Germany mulls Afghan pull-out ["Absolutely no policy in Afghanistan"]

M. Junaid Alam redjaguar at
Mon Feb 24 07:58:09 MST 2003

Let us see how quickly Afghanistan is forgotten once the bombs start
Living in poverty and fear of abandonment, the barely functioning state
that trusted its saviours
By Phil Reeves in Kabul
24 February 2003

The details are so compelling. The snowman, for instance, that someone
built on a roundabout in the middle of this battered city.

This was clearly meant to represent Osama bin Laden, for his name was
written on his midriff. He also had a long scraggy beard made of grass
and a Taliban head-dress.

A little joke, a dash of black humour to take the mind off the
oppressively cold weather and dismal poverty? Or was it an act of scorn
at a defeated oppressor? Or an expression of support? And what about the
blizzard of propaganda leaflets flung into the streets from a passing
car the other night?

That was the first time the "night letters" - regularly distributed in
provincial cities - have appeared in the capital, threatening jihad
against the foreign soldiers and their allies. Are these the desperate
death throes of defeated Islamist extremists, or a sign that they are
rallying anew? And what of the persistent whispers that al- Qa'ida and
Taliban elements have secretly slipped back into Kabul? These were
considered serious enough by the United Nations security analysts for
them to issue a kidnapping warning to staff on Thursday.

Now, remember, this is Kabul, a city protected by nearly 5,000
international peacekeepers, and the safest, quietest place in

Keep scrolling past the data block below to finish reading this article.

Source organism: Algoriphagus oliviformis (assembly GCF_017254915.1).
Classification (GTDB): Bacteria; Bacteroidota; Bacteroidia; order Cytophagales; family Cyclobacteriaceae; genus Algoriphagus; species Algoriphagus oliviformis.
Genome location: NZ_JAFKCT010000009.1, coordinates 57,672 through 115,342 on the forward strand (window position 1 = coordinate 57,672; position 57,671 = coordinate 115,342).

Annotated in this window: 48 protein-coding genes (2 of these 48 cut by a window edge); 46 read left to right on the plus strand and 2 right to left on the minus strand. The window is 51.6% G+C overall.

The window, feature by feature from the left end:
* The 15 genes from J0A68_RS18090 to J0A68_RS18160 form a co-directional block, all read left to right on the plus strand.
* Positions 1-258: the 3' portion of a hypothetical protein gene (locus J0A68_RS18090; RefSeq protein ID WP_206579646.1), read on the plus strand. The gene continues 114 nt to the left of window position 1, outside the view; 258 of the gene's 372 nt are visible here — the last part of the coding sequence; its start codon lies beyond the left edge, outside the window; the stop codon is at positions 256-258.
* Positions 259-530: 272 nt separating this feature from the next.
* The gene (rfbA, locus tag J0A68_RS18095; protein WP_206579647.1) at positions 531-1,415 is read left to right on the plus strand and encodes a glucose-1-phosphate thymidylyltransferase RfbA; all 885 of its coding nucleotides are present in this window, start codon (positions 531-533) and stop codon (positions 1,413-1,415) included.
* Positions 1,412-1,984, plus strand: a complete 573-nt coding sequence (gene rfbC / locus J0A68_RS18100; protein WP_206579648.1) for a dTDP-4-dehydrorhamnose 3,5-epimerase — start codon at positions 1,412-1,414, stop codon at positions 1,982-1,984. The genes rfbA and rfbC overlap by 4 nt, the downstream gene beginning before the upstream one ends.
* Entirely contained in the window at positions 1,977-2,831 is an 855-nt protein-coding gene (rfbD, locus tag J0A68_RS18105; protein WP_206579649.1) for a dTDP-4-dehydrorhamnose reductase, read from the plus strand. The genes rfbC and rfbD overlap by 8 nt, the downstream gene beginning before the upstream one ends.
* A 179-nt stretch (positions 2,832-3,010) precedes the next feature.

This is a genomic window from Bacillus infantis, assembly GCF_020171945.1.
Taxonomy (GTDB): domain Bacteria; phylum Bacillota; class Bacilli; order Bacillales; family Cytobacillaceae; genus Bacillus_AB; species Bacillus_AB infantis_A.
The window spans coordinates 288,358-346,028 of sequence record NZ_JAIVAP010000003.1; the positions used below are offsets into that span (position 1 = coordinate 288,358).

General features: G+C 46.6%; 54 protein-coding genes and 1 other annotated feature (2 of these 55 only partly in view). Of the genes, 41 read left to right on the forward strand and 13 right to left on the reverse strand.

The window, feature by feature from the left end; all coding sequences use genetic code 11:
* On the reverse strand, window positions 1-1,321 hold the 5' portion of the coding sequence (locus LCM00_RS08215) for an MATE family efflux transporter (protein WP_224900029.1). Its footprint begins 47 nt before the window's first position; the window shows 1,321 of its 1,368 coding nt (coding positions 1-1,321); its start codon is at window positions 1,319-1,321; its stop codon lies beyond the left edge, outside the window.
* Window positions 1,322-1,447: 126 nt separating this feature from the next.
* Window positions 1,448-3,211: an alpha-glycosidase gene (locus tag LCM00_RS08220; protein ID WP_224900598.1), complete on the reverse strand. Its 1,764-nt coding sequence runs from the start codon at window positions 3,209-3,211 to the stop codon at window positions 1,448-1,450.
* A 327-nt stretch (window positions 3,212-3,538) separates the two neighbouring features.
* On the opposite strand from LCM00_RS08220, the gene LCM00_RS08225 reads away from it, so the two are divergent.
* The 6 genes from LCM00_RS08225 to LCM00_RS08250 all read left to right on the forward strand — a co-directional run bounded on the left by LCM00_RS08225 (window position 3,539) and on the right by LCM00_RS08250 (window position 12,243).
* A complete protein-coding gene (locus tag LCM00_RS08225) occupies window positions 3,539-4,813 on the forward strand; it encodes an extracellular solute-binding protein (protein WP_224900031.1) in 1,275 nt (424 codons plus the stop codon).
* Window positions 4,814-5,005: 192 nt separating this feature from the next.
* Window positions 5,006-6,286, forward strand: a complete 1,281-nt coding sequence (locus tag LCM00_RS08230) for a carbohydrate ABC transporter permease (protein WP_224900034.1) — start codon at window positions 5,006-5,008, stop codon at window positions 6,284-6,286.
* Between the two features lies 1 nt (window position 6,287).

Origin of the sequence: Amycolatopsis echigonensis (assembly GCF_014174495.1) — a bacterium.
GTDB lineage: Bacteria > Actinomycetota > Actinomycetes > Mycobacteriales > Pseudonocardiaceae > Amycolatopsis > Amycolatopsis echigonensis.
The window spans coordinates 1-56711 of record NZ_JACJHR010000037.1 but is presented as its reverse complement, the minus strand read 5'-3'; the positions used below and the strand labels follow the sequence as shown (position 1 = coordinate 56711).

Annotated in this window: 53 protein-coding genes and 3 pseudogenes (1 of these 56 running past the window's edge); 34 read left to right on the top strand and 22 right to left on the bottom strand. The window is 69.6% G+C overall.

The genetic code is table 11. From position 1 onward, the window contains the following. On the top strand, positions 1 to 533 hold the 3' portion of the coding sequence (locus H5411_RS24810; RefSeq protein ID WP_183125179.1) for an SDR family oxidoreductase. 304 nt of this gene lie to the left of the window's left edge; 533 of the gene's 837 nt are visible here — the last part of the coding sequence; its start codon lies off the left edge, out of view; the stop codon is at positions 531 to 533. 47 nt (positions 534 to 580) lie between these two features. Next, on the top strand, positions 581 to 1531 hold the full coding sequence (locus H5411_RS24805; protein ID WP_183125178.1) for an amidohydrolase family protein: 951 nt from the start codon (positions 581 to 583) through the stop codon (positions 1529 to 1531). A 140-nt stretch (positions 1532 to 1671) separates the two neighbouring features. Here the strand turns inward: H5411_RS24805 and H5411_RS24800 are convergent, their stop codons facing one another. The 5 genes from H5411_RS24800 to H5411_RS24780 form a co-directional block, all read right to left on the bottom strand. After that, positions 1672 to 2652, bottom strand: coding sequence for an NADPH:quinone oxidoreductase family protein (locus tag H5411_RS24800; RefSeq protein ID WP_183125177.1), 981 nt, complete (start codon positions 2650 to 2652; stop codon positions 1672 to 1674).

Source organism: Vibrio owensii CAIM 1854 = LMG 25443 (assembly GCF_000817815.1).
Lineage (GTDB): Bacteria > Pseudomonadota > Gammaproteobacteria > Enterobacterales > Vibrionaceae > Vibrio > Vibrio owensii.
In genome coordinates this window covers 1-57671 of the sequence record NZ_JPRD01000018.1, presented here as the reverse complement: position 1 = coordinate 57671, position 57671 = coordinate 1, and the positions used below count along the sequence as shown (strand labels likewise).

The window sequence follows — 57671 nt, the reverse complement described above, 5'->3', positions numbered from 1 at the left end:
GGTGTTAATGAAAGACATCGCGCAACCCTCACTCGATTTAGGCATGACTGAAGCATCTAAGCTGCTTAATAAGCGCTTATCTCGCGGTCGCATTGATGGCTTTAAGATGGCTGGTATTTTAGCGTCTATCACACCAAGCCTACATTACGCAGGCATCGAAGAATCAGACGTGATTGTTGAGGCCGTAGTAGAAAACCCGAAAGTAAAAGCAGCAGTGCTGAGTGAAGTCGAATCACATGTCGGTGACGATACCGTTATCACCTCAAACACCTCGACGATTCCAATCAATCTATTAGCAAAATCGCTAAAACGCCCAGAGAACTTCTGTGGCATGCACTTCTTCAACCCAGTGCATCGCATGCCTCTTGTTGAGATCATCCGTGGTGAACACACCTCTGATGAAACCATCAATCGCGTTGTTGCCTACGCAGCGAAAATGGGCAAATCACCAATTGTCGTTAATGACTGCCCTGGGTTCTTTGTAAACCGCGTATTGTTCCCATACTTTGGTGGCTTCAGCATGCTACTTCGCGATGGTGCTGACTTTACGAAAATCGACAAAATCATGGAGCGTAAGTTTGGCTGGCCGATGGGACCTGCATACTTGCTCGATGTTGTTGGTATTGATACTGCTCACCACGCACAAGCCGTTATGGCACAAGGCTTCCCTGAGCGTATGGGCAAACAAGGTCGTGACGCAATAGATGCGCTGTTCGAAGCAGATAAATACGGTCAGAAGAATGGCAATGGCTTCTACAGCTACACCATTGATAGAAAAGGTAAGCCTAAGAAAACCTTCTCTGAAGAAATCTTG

Afghanistan. Yet anxiety is gripping it like winter flu.

These unsettling little tremors, possible signals of a more dangerous
faultline, are not all. A more basic issue is in play: a deep concern in
Kabul that the international community is losing interest even though
the task of repairing the wreckage of war - let alone, the even more
massive job of nation-building - has just begun.

People remember Tony Blair's pronouncement that the world "will not walk
away from Afghanistan, as it has done so many times before". But Afghans
have also listened with astonishment as Americans portray their
country's experience since the overthrow of the Taliban as a "success".

Now the United States is priming its laser-guided bombs anew, and the
attention of the world's media has swivelled to the deserts and
oilfields of Iraq. Few in Kabul seem convinced by the repeated
assurances - from the US government and its military, from the UN and
Britain - that they will not be forgotten or allowed to lapse back into
the bloodshed that prevailed after the occupying Soviet forces were
driven out by the CIA-funded and CIA-armed mujahedin in 1989.

There are plenty who dislike the presence of the Americans and their
allies sweeping around their pot-holed streets in shiny new
four-by-fours or army jeeps. This is a city that still has a deeply
conservative strain - despite all the trumpeting about the liberation of
women, many of those on the streets still wear burqas - and one whose
capacity for trust has been corroded by past international betrayals.
But a fear of abandonment - or at least a sharp fall-off in
international support - is palpable and encompasses many international
aid agency workers as well as residents. One agency official, a veteran
of several previous conflicts, told The Independent: "The Pentagon and
the White House have absolutely no policy on Afghanistan."

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